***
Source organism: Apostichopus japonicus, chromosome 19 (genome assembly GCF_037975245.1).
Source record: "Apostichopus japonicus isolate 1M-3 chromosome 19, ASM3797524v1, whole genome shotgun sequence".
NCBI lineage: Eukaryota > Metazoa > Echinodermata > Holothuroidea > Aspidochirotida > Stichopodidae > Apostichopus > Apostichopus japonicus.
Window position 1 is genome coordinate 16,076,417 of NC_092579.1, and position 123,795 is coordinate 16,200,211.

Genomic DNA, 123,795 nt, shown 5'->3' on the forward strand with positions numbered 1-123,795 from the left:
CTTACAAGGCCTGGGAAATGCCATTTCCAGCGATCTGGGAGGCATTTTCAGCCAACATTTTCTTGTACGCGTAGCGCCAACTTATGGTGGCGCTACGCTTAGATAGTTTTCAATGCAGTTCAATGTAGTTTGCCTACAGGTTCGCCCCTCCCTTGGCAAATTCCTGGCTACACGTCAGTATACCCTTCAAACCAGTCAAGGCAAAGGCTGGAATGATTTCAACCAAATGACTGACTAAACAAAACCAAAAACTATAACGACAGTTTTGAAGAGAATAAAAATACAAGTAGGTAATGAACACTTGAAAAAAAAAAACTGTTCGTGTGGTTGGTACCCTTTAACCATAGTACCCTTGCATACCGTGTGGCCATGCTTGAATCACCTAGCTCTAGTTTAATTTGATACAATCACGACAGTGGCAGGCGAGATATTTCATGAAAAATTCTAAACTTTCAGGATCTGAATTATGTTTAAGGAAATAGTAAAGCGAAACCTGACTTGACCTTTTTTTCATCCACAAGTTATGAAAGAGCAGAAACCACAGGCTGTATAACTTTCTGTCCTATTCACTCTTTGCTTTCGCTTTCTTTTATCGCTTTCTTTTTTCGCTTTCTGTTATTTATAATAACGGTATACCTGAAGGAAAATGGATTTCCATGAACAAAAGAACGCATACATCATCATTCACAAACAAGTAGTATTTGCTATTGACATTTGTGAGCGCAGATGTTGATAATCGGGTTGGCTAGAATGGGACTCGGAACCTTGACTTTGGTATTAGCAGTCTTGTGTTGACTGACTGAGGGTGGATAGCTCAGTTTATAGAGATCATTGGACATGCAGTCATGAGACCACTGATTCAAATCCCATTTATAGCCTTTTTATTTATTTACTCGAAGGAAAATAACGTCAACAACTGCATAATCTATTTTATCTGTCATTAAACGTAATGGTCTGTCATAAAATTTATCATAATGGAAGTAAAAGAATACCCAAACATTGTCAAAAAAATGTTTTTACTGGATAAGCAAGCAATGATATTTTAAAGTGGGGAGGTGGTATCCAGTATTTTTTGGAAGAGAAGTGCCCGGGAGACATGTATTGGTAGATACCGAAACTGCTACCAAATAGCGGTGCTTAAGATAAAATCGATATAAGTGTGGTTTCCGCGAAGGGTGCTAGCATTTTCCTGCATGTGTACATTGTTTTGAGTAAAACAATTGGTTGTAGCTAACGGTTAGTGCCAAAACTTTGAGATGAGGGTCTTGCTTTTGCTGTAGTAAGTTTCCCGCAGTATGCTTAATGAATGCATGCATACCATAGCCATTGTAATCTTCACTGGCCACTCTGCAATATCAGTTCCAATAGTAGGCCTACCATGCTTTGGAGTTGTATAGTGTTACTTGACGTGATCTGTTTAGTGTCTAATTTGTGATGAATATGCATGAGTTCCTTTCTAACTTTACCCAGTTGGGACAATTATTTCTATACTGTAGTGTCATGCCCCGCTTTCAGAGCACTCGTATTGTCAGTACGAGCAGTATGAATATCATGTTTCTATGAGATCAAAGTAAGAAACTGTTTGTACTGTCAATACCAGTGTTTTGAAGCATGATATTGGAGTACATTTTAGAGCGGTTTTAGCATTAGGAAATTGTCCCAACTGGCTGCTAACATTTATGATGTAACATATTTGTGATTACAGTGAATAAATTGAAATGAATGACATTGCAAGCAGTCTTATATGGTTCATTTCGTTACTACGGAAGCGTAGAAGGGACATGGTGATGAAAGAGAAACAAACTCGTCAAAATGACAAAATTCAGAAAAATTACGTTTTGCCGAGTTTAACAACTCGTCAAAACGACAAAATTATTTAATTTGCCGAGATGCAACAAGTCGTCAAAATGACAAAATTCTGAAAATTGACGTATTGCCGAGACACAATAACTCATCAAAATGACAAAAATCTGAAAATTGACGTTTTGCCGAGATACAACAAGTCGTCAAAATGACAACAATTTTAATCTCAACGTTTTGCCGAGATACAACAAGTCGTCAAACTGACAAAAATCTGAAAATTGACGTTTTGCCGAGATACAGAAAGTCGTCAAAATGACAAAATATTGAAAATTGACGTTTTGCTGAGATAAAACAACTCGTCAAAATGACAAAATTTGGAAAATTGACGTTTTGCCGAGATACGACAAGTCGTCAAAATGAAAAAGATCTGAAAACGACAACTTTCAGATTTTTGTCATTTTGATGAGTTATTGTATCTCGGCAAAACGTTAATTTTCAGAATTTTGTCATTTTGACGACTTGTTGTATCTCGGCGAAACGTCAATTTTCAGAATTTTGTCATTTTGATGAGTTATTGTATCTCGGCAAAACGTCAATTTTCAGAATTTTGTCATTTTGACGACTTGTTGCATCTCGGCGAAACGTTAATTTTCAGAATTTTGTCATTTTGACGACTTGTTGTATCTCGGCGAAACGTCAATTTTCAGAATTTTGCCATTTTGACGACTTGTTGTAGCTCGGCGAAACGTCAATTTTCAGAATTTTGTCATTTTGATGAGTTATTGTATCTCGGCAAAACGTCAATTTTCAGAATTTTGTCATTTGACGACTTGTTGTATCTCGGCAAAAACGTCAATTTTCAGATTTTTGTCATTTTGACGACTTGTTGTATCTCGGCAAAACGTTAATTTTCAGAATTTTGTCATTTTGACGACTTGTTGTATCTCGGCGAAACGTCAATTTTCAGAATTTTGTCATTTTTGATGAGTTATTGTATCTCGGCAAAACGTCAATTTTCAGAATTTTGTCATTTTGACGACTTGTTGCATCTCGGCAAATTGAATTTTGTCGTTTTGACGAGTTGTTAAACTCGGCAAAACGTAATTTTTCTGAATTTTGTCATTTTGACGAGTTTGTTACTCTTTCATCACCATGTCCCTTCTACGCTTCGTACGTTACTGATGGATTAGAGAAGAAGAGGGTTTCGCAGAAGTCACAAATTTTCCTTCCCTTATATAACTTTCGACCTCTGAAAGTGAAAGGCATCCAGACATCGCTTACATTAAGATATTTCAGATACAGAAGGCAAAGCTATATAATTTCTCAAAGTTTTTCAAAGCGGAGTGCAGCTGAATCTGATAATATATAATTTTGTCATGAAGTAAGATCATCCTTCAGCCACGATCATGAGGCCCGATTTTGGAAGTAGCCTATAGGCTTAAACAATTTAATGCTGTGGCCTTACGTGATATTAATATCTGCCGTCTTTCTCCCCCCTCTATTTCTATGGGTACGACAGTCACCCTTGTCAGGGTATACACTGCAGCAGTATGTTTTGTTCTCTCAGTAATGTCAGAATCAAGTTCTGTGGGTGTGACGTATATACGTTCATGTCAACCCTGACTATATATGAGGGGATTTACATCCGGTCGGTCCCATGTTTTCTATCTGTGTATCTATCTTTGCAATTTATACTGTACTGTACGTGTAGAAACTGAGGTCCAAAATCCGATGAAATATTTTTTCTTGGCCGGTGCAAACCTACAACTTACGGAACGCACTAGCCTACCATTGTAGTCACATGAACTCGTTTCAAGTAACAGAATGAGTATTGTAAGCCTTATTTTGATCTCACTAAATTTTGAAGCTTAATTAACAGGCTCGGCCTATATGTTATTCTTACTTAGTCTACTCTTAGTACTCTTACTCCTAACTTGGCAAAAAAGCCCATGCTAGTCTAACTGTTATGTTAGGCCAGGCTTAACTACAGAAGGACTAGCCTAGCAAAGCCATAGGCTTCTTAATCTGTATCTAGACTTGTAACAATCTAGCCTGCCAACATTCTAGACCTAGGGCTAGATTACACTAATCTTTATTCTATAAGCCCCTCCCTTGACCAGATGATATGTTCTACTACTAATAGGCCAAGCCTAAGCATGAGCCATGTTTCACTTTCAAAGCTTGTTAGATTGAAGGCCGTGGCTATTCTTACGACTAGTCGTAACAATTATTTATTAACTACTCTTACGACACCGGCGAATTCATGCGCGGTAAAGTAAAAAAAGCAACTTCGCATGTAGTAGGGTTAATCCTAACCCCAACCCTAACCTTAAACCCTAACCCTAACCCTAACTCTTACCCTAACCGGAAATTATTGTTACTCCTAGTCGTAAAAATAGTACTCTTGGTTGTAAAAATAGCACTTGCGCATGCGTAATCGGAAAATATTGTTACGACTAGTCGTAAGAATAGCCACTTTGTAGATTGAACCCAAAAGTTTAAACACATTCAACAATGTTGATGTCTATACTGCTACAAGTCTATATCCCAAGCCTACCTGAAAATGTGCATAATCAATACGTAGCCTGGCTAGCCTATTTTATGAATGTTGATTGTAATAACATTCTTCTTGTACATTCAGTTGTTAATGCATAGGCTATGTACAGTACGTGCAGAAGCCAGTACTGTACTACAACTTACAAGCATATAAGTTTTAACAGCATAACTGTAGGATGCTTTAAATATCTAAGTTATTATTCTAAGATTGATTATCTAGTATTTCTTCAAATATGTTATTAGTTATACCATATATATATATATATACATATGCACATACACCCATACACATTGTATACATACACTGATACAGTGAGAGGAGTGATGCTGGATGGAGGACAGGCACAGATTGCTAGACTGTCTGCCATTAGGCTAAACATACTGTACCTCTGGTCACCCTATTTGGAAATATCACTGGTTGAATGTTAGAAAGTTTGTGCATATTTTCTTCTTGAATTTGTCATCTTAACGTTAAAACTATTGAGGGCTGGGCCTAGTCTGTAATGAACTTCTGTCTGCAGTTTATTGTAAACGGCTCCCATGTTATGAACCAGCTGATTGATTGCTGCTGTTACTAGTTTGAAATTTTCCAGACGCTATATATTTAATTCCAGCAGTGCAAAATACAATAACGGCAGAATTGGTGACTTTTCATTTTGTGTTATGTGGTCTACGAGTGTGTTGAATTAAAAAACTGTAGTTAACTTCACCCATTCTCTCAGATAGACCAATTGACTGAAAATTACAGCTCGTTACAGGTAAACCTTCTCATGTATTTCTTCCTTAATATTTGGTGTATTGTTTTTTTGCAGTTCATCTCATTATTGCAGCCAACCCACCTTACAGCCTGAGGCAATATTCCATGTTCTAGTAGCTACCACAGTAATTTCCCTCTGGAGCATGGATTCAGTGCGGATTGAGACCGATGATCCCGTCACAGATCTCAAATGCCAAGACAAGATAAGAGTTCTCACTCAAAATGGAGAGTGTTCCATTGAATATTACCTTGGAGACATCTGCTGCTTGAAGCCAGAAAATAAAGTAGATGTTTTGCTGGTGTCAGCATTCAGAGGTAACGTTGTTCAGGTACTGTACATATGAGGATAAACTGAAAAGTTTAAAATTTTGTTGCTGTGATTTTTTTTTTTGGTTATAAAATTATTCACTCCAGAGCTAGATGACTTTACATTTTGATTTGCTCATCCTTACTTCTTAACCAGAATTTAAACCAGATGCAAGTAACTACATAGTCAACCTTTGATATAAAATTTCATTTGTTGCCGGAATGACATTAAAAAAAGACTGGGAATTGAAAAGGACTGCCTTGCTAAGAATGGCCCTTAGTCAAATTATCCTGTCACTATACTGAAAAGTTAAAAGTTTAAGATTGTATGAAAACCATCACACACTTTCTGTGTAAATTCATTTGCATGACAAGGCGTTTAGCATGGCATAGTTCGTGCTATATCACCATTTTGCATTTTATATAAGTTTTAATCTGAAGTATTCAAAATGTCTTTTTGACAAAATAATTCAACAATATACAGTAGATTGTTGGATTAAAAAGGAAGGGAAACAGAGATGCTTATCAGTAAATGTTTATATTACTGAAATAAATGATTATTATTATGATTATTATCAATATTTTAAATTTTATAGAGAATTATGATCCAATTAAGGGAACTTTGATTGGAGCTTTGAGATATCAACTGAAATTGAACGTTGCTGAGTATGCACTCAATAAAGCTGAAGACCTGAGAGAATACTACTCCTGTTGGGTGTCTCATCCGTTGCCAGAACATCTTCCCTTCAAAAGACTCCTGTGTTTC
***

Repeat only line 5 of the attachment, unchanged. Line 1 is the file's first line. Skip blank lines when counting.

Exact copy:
Genomic DNA, 123,795 nt, shown 5'->3' on the forward strand with positions numbered 1-123,795 from the left: